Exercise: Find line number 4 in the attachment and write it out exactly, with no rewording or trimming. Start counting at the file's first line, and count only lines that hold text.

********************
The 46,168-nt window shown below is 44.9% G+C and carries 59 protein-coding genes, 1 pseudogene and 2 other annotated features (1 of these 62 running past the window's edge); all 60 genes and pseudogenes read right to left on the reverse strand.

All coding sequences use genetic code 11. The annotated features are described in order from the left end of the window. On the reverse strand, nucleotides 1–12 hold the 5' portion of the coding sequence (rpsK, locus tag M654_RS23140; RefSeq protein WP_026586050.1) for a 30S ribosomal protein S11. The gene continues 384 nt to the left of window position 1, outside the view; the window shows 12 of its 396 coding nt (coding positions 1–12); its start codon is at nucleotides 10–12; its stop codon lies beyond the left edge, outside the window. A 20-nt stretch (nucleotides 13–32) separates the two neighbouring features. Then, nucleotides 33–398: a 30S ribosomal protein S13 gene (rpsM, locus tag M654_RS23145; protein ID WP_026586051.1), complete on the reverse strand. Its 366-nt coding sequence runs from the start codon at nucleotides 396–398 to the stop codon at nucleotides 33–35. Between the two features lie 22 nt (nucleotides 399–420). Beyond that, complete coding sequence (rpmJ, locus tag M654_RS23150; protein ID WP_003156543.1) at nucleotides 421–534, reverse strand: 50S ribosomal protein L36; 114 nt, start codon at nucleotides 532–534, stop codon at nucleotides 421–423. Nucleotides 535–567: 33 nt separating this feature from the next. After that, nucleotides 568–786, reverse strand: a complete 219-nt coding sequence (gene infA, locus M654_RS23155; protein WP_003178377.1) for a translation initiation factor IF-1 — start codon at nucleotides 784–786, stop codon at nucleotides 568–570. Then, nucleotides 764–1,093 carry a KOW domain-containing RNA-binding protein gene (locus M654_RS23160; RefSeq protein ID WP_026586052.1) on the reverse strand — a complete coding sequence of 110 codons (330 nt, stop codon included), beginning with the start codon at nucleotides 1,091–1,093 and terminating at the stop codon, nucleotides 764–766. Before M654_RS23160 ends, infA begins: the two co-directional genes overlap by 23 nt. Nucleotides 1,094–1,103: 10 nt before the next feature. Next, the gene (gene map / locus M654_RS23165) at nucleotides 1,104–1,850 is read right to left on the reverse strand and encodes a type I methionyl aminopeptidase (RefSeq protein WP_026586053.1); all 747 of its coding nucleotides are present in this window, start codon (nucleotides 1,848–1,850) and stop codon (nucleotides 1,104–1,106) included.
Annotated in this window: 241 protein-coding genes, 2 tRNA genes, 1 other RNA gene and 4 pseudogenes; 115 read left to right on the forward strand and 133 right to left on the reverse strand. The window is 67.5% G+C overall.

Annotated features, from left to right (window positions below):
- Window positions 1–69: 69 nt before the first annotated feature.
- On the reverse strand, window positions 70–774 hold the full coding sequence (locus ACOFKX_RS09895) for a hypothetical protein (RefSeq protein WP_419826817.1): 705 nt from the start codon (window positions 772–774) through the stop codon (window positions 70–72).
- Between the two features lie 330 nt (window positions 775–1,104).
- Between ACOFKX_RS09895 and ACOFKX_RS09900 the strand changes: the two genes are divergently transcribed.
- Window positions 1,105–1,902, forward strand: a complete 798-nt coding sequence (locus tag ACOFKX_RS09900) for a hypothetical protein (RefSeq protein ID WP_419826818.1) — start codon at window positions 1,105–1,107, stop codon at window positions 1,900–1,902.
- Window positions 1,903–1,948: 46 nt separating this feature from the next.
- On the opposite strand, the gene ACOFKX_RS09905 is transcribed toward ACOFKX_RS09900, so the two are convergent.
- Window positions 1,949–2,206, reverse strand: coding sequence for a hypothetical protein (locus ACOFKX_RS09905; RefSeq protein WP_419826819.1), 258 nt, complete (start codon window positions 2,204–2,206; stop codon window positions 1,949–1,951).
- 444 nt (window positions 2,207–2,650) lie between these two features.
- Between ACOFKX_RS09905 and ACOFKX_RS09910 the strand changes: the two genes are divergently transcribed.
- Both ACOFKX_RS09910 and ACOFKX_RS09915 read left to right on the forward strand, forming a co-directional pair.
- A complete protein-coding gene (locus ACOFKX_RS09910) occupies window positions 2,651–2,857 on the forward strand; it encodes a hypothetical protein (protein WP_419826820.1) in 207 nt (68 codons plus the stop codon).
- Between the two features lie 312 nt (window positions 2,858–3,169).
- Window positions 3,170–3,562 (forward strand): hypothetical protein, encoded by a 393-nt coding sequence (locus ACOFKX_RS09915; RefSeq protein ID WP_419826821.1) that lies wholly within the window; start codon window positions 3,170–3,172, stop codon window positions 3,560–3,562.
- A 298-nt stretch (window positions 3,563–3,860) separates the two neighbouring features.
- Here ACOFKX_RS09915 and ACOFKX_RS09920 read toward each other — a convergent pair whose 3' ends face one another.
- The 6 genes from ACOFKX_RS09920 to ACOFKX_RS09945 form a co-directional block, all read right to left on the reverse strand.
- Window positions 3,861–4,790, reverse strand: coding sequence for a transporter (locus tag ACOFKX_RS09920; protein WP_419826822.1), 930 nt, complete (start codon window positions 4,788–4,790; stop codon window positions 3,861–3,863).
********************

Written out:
Annotated features, from left to right (window positions below):